It should come as no surprise that declining readership for newsweeklies has driven one of the principle three to put itself up for auction. Many news sites and a number of bloggers I read paid special attention to what it portents for the field of journalism that Newsweek may become no more. The newsweekly launched in 1933, in what was a remarkable era for news in general. In the midst of Depression and in the wake of a world war the United States could boast a more concerned citizenship than many chapters in history. Local newspapers covered what they could, and the giants like the New York Times hadn’t begun to circulate nationally. Radio was rising in popularity but not yet a significant source of international news, and broadcast television didn’t find any momentum until after World War II. Someone had to cover national and international stories and spread the word throughout the country.
For that initial decade and change Newseek (and before that Time) built popularity and interest because they could provide information that other mediums could not. Both publications managed to increase readership and fulfill a valuable function in the news world for nearly seventy years. I can remember, in a vague sense, there being a sort of battle between the Time and Newsweek covers when I was a little kid in the ’90s. There was something definitive about what they chose to cover.
Cable and network news changed the game. Absolutely. My uninformed reckoning, though, is that the difference in consumption between television and print didn’t hurt the newsweeklies all that much. Wider circulation of the major newspapers may have presented a challenge, but people still like the idea of a weekly encapsulation. So the mags did just fine up until (can you guess it?) about 2000 when the internet hit its stride and obliterated every existing model for media consumption. This is, of course, history in the broadest of strokes – a little legwork and any curious reader can flesh out that story.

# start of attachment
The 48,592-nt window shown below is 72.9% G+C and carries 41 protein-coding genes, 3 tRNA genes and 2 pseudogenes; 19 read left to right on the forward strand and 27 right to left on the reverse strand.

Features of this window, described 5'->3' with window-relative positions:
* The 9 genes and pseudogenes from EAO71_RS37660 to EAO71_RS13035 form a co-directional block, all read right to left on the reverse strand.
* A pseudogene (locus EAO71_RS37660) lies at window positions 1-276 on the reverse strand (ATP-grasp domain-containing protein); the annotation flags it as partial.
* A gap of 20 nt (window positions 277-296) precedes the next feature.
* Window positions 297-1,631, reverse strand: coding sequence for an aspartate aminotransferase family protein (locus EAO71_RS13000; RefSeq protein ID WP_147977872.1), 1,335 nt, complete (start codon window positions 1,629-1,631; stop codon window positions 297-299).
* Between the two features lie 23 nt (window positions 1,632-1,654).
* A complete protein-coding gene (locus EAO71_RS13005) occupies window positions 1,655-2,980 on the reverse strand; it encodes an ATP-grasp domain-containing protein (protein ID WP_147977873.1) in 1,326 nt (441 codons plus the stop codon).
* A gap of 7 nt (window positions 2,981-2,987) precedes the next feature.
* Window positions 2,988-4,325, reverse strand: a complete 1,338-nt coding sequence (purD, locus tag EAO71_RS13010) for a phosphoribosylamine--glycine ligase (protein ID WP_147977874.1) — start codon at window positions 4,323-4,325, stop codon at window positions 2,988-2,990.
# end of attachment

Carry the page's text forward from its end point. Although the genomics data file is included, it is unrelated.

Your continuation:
What interests me most was best articulated in this bit from the NY Times coverage (incidentally, Charles Whitaker will be one of my professors next year):
“The era of mass is over, in some respect,” said Charles Whitaker, research chairman in magazine journalism at the Northwestern University school of journalism. “The newsweeklies, for so long, have tried to be all things to all people, and that’s just not going to cut it in this highly niche, politically polarized, media-stratified environment that we live in today.”
That’s really the trick, you know, that mass appeal in news is nearly impossible. Everyone can find the right preacher for their choir, the right expert for their particular field of interest, the Glenn Beck or John Stewart to tickle them with insanity or humor. I think, for the most part, that this is a bad thing. Yes, availability of information to anyone is spectacular and empowering – my last post touted some of the goodness of the current landscape. But once upon a time most conservatives and liberals alike got their news from the same handful of sources – meaning that extreme polarization and so-called ‘informed ignorance’ were difficult. The demand for crossover appeal is great. And I wonder how possible that is these days. How long can legitimate reporting hold to its ethics while the flagrant partisanship and deceit of Fox News keeps making money and driving competitors under?
Anyway, that’s pretty well-tread territory. That same NY Times article points out that magazines like The Economist were on the rise during other newsweeklies’ fall from grace. Part of this likely has to do with the fact that it’s always relied on analysis as its selling point rather than new information. And quality analysis is the one thing that the internet’s accessibility hasn’t guaranteed. James Fallows of The Atlantic pointed out some interesting economic/readership trends about how such a shift was impossible for Newsweek: